Good Friday Sermon 2013
Dr. Steven Bishop
The story of Abraham and Isaac is one of the most disturbing stories in the Old Testament. Its matter-of-fact, stripped down narration heightens to its disconcerting contents. Few words are spoken in the scene, the focus is on the action. There is no reflection on the consequences or meaning of the action. We don’t know what any of the characters think or feel. There is not even a sign of a psychological or moral dilemma.
What we have is a knowing father who takes an unknowing child to an unknown place to commit an unthinkable act. Even more troubling is that the God who orders this sacrifice is the God who, later through the prophets, will condemn child sacrifice as an abomination so vile its practice brings down nations. Some have tried to recast the story so that it has to do with something other than sacrifice. But this is what it is—the words ‘offering’ and ‘knife’ are identical to the sacrificial language of Leviticus and other portions of the Old Testament. The killing intention is clear.
We are told that this sacrificial command is to be a test for Abraham. But what kind of test? We are not told, but a plausible explanation is that it is a test to prove that Abraham believes the promises God made to him can be fulfilled in the face of overwhelming obstacles. Isaac is the child of promise, the one through whom progeny will grow and land will be settled. Abraham passes the test by demonstrating through his actions that he trusts that the death of the promised child will not interfere with the fulfillment of the promise.
But this does not change the fact that the story is empty of human feeling. Compare our other readings. John’s portrayal of Jesus’ final hours of life moves us because of the dying attention Jesus pays to his mother. A compassionate and devoted person is revealed by John’s description. Even the reflections of Hebrews on Jesus’ sacrifice show pathos and attention to the human cost of suffering. In stark contrast, the narrator of Genesis presents the story with what appears to be a sense of detachment.
Abraham’s lack of reaction is shocking. His speech is sparse and without affect. Contrast his reaction to the news that Sodom and Gomorrah would be destroyed. Abraham leaps into a mode of pleading with God to be just. “Would God kill the innocent with the guilty?” he questions. “Will not the judge of all the earth do justice?” He pleads for the innocent and he appeals to God to spare the cities by basing his argument on the injustice of killing the innocent. He doesn’t just ask but he pleads and bargains and keeps pressing that fewer and fewer innocent would need to be found in order to spare the city. But here, in the matter of his own son, he is strangely, uncharacteristically and hauntingly quiet.
When I was in high school my Sunday School teacher once imagined out loud what Abraham’s demeanor must have been like. My teacher was reacting to a made for TV movie that showed Abraham wandering alone in the hills of Judea, screaming out to God and agonizing over the command to kill Isaac. My Sunday School teacher preferred the stoic Abraham, the one the text reveals, going about God’s business. This Abraham refuses to question God’s command. Sacrifice your child Abraham, just as you would a goat or lamb or bull.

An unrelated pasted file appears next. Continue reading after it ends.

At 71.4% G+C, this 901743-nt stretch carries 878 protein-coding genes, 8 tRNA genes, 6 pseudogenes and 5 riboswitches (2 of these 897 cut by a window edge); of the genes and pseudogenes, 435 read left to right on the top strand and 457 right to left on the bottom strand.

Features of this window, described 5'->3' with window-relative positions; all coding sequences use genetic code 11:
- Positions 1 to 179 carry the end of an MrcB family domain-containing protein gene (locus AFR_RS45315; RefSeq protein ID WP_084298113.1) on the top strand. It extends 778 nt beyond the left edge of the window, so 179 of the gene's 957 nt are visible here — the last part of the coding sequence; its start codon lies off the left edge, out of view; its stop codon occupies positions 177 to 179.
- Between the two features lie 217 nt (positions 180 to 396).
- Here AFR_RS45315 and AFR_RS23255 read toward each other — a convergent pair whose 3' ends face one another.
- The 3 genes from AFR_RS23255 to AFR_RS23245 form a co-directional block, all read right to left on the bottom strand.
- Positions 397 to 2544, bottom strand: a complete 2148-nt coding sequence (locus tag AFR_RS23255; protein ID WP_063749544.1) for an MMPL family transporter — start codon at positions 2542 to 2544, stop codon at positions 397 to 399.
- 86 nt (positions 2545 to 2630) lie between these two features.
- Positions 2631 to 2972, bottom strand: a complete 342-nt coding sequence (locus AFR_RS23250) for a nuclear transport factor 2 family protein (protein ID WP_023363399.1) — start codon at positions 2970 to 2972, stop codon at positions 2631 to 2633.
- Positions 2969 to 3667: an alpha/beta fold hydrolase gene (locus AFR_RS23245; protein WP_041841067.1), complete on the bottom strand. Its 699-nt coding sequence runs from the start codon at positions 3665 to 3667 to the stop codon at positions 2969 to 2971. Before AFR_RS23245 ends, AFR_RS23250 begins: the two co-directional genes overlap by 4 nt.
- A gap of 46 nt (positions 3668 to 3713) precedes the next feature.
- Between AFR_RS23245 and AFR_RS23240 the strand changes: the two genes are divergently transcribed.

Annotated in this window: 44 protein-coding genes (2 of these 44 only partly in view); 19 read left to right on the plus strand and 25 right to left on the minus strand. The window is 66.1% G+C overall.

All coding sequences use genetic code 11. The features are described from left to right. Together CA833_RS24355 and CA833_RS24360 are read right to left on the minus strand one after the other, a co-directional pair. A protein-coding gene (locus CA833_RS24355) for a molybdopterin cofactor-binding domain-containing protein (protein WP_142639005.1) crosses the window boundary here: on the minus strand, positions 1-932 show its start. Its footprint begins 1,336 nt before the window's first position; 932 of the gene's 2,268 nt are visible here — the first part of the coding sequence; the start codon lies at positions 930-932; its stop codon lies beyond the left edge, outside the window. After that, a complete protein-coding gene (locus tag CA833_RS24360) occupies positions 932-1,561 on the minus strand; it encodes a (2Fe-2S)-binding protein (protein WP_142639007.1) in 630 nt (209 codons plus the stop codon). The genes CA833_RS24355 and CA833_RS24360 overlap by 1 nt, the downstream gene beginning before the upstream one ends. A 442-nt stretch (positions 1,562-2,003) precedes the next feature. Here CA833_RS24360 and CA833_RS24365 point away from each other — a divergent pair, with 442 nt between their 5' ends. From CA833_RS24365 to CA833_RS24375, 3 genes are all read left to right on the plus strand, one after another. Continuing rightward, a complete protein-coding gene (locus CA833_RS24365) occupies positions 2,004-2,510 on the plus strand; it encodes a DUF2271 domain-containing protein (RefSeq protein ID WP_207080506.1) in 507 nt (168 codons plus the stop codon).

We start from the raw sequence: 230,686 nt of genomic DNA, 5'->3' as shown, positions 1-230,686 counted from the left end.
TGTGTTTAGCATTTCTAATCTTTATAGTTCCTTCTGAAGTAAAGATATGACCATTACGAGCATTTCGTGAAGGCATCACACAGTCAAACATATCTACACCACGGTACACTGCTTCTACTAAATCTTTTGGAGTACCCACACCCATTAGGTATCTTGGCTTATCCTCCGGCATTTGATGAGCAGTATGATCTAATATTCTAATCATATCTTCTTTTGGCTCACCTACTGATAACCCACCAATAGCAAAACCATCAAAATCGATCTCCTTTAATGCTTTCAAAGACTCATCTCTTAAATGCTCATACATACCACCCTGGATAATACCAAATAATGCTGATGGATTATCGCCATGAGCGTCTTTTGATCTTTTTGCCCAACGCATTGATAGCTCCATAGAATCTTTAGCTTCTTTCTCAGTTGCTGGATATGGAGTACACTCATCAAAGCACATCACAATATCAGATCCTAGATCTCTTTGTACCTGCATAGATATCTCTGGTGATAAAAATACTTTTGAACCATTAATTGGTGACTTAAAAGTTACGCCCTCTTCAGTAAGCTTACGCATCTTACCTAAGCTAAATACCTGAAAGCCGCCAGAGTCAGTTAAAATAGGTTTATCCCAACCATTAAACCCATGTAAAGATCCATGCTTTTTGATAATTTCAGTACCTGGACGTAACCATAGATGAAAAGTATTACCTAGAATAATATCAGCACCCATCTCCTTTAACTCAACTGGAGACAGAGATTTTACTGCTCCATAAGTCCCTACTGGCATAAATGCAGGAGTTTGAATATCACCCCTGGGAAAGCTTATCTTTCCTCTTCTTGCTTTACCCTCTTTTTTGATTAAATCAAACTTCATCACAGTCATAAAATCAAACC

Abraham is silent about the sacrifice of his son. He does not reveal it to his servants who travel with them nor to Isaac. The narrator too is silent about the sacrifice of Isaac. We do not know if Abraham contemplated what he was commanded to do. We have no insight into his mind, the very thing a narrator could give us. There are no details to give us a hint about the feeling that such a commandment would inspire: no sights, no sounds, no description of the attire of the travelers on their journey, no description of the villages they passed through or by, nothing about the heat of the day or the coolness of the evening. The monstrous event unfolds while everyone is unaware of its relentless momentum. All we get from Abraham or the narrator is a determined silent march toward death.
A vision of pathos finally emerges at the end of the scene. The knife is in Abraham’s hand ready to cut the throat of his sacrifice when an angel of God intervenes with a message from God. Abraham has demonstrated that his adoration of God knows no limits. Abraham, like the very texture of this text, was determined. He was going to the bitter end to prove himself to God, even if it meant killing Isaac. But Isaac was spared by the timely intervention of a heavenly messenger and all ends rather well.
In spite of its ending we are still left face to face with the brutality of human sacrifice. The story ends well for Abraham and Isaac but it does not end well for countless others who are considered expendable on the altars of sacrifice for reasons as unclear to us as Abraham’s were to Isaac. So often the victims are like Jesus or Isaac: innocent, young, obedient.
On this day, it does not end well for Jesus. Isaac’s sudden and divine escape from the thirsty knife of sacrifice makes it startling that Jesus hangs upon the cross and heaven is silent. There is no one to stay the executioner’s hand. No voice from heaven to stop the savage butchery that is crucifixion. And no angelic messenger to say “you’ve proven how far you are willing to go, your adoration of God is clear.” Abraham said nothing in the face of sacrificing Isaac. God says nothing as Jesus dies upon the cross. Today, when Jesus is dead, we are left, like so many who see brutality and death, who experience torture and abuse, who die as innocents, appalled and silent.